Thursday: Later this afternoon we leave for Madrid. Jack got us great tickets on Ryan Air. Believe it or not it cost ZERO €. But we have to pay taxes, so for a round trip ticket for one person it was €20 round trip, who knew? The catch is the air terminal is in Beavais which is about an hour and half drive from Paris. So, we have to take a bus there (€13, which is more than the cost to fly to Madrid), small price to pay for FREE, well actually we did pay taxes.
The ride to Beavais was uneventful, it was rainy and cloudy, how unusual for Paris. Ryan Air is definitely a low cost, no fringe airplane. It’s like Southwest except you pay for everything (e.g., peanuts, soda etc), who knew? And, no assigned seats, its cattle call trying to get on the plane. The flight to Madrid is only 1 hour and 45 minutes.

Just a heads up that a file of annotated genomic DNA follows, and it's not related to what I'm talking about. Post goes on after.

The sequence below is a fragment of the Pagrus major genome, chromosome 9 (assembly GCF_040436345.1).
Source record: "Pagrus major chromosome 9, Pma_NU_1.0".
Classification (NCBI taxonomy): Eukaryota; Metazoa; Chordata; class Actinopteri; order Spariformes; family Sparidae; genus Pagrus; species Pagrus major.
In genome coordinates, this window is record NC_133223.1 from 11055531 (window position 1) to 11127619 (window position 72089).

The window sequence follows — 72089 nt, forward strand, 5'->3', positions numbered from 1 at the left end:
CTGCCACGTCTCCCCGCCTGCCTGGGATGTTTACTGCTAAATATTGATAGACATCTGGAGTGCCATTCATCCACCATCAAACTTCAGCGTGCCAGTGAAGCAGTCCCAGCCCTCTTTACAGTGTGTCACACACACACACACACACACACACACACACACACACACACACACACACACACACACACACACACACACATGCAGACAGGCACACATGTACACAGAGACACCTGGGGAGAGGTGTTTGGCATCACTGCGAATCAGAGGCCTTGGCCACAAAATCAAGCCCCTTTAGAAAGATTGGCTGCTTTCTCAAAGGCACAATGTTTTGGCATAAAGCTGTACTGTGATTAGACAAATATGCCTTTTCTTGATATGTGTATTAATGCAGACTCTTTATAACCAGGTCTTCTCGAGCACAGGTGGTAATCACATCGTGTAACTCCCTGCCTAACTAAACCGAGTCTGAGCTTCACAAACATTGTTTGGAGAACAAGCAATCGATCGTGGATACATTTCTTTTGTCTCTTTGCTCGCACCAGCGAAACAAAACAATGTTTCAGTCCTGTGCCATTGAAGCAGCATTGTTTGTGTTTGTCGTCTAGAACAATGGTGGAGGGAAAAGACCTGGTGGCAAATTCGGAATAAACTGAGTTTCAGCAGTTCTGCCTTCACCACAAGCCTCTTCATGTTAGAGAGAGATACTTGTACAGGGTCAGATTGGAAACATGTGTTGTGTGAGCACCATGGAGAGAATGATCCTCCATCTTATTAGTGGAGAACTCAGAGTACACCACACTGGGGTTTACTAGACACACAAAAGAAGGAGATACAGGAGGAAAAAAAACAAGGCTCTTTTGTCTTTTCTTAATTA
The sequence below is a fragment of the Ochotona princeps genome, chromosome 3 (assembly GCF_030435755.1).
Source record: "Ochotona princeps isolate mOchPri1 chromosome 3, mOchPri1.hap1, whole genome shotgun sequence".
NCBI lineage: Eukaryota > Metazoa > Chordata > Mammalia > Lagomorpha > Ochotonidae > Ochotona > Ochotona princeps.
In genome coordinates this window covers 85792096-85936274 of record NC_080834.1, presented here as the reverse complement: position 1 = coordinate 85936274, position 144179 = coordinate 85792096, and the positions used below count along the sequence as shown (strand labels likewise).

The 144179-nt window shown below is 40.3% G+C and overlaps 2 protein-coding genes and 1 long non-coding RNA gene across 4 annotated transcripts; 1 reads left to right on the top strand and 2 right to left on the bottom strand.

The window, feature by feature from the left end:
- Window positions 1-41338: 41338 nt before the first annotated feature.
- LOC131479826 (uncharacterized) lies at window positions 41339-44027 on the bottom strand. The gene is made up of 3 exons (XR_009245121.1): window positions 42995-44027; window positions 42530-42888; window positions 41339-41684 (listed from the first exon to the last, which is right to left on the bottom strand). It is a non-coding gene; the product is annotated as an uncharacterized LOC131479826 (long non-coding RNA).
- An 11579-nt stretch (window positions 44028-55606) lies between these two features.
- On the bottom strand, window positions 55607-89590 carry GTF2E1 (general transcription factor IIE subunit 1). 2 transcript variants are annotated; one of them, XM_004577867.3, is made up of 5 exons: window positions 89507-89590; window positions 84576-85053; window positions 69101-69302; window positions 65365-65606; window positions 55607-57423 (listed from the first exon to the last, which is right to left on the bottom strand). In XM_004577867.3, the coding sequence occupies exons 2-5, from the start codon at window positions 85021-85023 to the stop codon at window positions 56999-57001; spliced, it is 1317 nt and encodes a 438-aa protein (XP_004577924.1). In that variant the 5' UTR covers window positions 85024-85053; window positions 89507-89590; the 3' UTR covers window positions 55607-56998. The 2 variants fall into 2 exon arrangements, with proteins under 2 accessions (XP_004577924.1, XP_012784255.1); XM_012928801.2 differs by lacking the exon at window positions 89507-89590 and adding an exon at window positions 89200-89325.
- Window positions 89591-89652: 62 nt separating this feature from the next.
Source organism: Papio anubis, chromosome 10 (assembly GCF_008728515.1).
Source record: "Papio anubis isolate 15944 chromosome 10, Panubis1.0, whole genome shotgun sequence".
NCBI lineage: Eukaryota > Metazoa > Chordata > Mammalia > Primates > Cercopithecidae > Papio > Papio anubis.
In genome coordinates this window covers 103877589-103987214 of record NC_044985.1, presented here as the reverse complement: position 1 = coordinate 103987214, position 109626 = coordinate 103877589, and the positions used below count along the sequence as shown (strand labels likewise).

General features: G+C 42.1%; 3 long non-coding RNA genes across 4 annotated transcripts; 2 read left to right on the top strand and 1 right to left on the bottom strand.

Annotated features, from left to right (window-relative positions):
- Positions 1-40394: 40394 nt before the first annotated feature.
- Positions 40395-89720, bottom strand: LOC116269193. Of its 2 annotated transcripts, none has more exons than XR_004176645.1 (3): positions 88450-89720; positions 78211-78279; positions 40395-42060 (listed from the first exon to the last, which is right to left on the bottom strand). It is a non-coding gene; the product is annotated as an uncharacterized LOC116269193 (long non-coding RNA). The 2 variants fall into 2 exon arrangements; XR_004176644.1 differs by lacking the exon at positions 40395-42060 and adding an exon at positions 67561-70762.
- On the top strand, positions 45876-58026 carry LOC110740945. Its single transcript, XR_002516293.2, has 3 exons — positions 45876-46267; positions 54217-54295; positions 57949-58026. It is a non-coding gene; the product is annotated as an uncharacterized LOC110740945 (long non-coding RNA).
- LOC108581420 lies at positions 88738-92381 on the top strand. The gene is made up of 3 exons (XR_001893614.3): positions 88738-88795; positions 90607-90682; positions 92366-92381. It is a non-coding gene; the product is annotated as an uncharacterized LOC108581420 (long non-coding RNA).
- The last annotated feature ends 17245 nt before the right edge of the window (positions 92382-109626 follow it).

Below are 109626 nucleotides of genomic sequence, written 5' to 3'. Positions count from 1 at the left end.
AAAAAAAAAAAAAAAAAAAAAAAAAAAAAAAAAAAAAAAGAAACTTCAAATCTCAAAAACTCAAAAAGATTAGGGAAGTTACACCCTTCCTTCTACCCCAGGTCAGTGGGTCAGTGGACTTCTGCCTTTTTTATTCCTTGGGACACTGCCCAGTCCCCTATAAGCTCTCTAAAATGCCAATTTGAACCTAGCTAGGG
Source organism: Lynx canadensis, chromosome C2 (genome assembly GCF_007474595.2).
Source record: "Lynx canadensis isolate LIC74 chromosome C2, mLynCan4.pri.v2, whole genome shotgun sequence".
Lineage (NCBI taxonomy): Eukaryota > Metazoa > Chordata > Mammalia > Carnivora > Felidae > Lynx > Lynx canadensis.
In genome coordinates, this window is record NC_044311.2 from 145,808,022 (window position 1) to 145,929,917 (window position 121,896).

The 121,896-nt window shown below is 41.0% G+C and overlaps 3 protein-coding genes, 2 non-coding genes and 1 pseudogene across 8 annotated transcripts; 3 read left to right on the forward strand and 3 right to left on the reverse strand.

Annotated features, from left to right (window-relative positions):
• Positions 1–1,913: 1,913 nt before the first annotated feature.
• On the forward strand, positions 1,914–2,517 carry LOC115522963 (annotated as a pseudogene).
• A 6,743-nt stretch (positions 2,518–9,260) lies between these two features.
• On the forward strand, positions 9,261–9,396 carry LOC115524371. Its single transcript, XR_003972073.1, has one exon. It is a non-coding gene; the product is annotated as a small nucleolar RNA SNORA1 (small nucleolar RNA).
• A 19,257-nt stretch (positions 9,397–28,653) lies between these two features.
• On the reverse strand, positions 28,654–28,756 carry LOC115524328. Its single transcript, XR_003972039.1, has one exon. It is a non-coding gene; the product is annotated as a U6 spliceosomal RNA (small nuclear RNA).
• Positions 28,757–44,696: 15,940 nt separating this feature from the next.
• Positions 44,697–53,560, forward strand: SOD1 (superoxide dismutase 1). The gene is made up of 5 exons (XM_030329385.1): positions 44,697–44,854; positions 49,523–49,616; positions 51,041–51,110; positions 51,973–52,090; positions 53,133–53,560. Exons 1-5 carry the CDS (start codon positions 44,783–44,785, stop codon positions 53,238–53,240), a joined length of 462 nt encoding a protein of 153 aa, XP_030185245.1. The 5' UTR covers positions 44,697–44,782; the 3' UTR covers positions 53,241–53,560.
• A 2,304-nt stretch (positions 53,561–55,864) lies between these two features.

Got to Madrid relatively quickly and Joe’s friend Pablo met us. What a genuinely nice man. We decided to go to our apartment first and then to dinner. Joe would be staying at Pablo’s apartment. One of the first things I noticed on our ride to downtown Madrid was the Metro. Talk about clean and efficient, wow, it was incredible. And, get this, it’s air-conditioned, who knew? It was great since Madrid is quite warm compared to Paris.